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Why is Physics 18A different this year?

By Anindita Chanda

Section: Opinions

October 14, 2016

When people think about a physics lab course, they imagine cars being pushed down a ramp, masses hanging off of spring scales and applying a bunch of memorized formulas to their experiments. Depending on which level physics course a student is in, it may mean they have to either apply more conceptual knowledge to their experiments, or make sense of all of the calculus they have to do to get to the right answer. Regardless, pre-med students often find physics to be the bane of their existence, as it has “nothing to do with becoming a doctor,” (ironic, because physics takes up a good chunk of the MCAT exam).

To make the Physics 18A lab course more applicable for pre-med and life sciences students, the course was completely redesigned by Dr. Melissa Kosinski-Collins, Dr. Ben Rogers and Dr. Zvonimir Dogic.

To address the question of how the Physics 18A course has now become more oriented around biology, Dr. Kosinski-Collins explained: “At Brandeis, Physics 18A/B is the course series specifically designed for life sciences majors and pre-med students. Many ‘calls to action’ suggesting reform in undergraduate education for life scientists have been issued suggesting the need to include interdisciplinary approaches to learning in all introductory courses. These reform efforts have suggested that interdisciplinary approaches will increase student retention, learning and conceptual understanding in the biological sciences.”

With that being said, though, many students who are currently enrolled in this course often talk about how physics lab just seems to be a reiteration of biology lab (“biology lab 2.0”), or that they are not really learning any physics from it and so do not see what they are learning from the course. Furthermore, a lot of students often express frustration both in and out of lab about the lack of directions.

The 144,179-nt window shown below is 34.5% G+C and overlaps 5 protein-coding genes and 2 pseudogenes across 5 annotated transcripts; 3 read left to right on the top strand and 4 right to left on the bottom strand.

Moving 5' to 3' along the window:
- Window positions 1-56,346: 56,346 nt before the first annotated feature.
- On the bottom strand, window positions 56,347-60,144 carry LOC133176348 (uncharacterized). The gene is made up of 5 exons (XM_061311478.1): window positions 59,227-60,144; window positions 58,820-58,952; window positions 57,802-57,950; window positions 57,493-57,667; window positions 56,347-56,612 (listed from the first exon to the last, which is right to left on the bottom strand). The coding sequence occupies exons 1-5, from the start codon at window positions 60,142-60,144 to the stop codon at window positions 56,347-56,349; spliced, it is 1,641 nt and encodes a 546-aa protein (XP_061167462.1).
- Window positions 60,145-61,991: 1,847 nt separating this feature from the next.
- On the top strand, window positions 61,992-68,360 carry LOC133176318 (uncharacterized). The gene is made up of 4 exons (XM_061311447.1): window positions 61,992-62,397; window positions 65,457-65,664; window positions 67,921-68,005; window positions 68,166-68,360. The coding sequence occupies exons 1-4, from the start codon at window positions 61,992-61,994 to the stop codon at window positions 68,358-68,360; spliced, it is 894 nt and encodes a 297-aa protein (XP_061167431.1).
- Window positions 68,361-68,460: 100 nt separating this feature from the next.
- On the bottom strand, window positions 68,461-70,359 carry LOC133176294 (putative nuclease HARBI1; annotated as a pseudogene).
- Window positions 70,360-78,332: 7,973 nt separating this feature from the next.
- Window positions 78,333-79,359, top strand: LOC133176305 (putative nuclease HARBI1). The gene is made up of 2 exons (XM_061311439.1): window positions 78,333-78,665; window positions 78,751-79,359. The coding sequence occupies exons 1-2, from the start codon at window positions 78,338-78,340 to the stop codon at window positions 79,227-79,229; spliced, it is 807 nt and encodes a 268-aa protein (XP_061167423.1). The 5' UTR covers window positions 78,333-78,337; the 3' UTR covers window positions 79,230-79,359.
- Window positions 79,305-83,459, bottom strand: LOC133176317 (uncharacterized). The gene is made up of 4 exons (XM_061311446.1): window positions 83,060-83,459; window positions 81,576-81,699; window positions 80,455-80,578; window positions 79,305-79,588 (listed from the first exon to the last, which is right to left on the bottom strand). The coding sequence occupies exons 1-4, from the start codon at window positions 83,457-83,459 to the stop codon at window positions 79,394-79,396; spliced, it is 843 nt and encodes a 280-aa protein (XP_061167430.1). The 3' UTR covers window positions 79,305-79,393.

Students often discuss how at least in biology lab we were given manuals, which had thorough experimental procedures listed out—which is not the case for physics lab.

Kosinski-Collins explained that this is because “we see the introductory chemistry, biology/organic and physics labs as a cohesive curriculum unit. In chemistry you learn how to follow an explicit set of directions guiding you through every step of a traditional laboratory protocol. In the biology and organic chemistry labs, you are asked to take part in designing some aspect of your own project in a guided inquiry experience. In the physics labs, we are now giving you a principle and tools and then you are asked to design the entire experiment. We hope by participating in this triumvirate of experiences, students will feel more comfortable with the uncertainty, open-endedness and variability of scientific research.”

As this Physics 18A course was restructured and put into action for the very first time this year, there are pros and of course cons that have been voiced by students taking the class. Many of the pros are centered around how students appreciate the link between the two subjects (physics and biology) that they did not think had much of an association with one another. A lot of other students have explained that they like that this course’s material is not fully dependent on what someone is simultaneously learning from the Physics 10A (lecture) course.

Most of the cons (lack of instruction being the major issue among students) have already been addressed previously. Nonetheless, while many of us who are taking this course currently are the guinea pigs, improvements will be made to the course as needed.

“I have received both positive and critical comments about the structure of the course, but my hope is that as we reiterate the course over the next year we can both focus on the course strengths as well as remove or alleviate the weaknesses,” Dogic responded.

So for students who are satisfied or not with this course, their voices are being heard and will continue to be heard in an effort to improve the class.

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